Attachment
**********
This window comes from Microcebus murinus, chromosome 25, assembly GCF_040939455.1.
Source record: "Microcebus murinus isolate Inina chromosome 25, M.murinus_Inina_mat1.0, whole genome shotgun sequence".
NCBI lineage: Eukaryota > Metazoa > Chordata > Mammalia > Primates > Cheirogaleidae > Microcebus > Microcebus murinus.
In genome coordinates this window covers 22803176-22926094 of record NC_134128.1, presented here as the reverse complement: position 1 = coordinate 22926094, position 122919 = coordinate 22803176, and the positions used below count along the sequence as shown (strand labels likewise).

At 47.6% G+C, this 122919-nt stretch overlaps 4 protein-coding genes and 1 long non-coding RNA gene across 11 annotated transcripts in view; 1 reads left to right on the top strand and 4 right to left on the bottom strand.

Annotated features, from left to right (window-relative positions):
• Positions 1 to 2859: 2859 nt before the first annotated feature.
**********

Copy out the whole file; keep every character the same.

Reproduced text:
This window comes from Microcebus murinus, chromosome 25, assembly GCF_040939455.1.
Source record: "Microcebus murinus isolate Inina chromosome 25, M.murinus_Inina_mat1.0, whole genome shotgun sequence".
NCBI lineage: Eukaryota > Metazoa > Chordata > Mammalia > Primates > Cheirogaleidae > Microcebus > Microcebus murinus.
In genome coordinates this window covers 22803176-22926094 of record NC_134128.1, presented here as the reverse complement: position 1 = coordinate 22926094, position 122919 = coordinate 22803176, and the positions used below count along the sequence as shown (strand labels likewise).

At 47.6% G+C, this 122919-nt stretch overlaps 4 protein-coding genes and 1 long non-coding RNA gene across 11 annotated transcripts in view; 1 reads left to right on the top strand and 4 right to left on the bottom strand.

Annotated features, from left to right (window-relative positions):
• Positions 1 to 2859: 2859 nt before the first annotated feature.